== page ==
One year after the Obama administration touched off a fight with the Catholic Church and a wide range of religious organizations over the freedom of religious expression, contraception, and intervention in free-market choice, Health and Human Services retreated – a little. HHS revised its contraception mandate to restrict religious institutions, this time including affiliated non-profit organizations such as schools, hospitals, and charities. But those changes do not solve the core complaint over government defining religious expression, which the Obama administration had no intention of resolving
The changes on Friday come in large part from a court ruling a few months earlier. Attorneys for HHS had argued in federal court in response to a lawsuit that the plaintiffs – two universities with ties to churches, Belmont Abbey College and Wheaton College – had filed their complaint too soon. HHS had no intention of enforcing the mandate “in its current form,” and was planning a modification in order to avoid penalizing religious organizations.
Fine, the court replied – and then ordered HHS to provide the modified regulation by March 31, 2013. The judge ruled that the legal argument by HHS attorneys constituted a “binding commitment” for the modification. The court also ruled that its jurisdiction would continue until the government submitted a rewritten regulation that satisfied the court that the plaintiffs would have no further standing for their complaint. In short, the Obama administration had been hoist with its own petard.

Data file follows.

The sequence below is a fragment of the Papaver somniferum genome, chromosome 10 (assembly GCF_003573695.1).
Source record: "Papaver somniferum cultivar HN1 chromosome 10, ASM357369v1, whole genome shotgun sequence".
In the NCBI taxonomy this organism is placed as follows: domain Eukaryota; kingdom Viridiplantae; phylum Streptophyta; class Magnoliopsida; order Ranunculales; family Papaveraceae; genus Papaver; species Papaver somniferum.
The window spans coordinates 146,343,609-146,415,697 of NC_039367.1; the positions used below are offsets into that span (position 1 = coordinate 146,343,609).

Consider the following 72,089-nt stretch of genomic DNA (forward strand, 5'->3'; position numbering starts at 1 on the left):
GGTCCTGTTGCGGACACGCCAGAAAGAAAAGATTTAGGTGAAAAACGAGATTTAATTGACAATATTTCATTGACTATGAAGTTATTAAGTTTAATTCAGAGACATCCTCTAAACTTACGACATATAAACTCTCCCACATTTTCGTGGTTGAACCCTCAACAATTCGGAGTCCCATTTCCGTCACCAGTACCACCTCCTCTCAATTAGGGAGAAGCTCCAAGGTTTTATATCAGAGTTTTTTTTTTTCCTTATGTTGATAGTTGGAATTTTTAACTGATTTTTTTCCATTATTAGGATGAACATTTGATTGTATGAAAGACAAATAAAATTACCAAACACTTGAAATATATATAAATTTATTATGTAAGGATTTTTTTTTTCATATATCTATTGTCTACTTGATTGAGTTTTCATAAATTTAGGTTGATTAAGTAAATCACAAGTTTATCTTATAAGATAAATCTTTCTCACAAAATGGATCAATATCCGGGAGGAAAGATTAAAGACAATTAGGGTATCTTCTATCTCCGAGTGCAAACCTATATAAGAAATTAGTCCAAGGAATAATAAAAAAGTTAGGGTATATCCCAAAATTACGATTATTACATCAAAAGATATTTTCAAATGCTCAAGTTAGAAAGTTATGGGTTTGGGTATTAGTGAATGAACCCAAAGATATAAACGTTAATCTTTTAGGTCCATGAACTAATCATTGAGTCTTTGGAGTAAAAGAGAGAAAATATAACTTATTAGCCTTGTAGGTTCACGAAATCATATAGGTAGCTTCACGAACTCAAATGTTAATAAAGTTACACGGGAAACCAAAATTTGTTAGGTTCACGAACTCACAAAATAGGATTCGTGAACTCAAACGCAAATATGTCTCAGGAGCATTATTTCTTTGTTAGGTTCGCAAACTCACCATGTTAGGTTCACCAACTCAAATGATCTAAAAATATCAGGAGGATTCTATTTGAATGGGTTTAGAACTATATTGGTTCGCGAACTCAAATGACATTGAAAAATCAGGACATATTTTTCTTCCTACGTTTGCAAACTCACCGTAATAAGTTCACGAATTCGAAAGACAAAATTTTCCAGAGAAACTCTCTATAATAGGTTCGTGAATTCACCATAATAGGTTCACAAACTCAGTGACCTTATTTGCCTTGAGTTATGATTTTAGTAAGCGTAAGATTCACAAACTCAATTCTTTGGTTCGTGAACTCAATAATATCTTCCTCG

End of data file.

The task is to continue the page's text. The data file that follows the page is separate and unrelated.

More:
So it was hardly in the spirit of cooperation and compromise that the new HHS regulation was promulgated.
But what of the new regulation itself? It’s good news – for churches. The document notes that HHS has eliminated the bizarre requirements that exempt organizations can only employ and serve “primarily” those who belong to its faith. Furthermore, exemptions will now be extended to any non-profit organization that “holds itself out as a religious organization,” and which “self-certifies that it meets these criteria,” as long as it “specifies the contraceptive service for which it objects to providing coverage.” That would cover hospitals, schools, and charities run by Catholics and other religions.
However, HHS still can’t quite let these organizations off the hook entirely. For those that purchase insurance, the self-certification has to be presented to the insurer, which then has to offer no-cost contraceptive care to the employees directly. For self-insured organizations – and there are quite a few in the religious-organization sector – the self-certification is presented to the third-party administrator, who then has to find contraception insurance for the employees.
In both cases, everyone has to pretend that (a) the employer isn’t facilitating this in some manner in contravention to their religious principles, and (b) contraception is entirely free.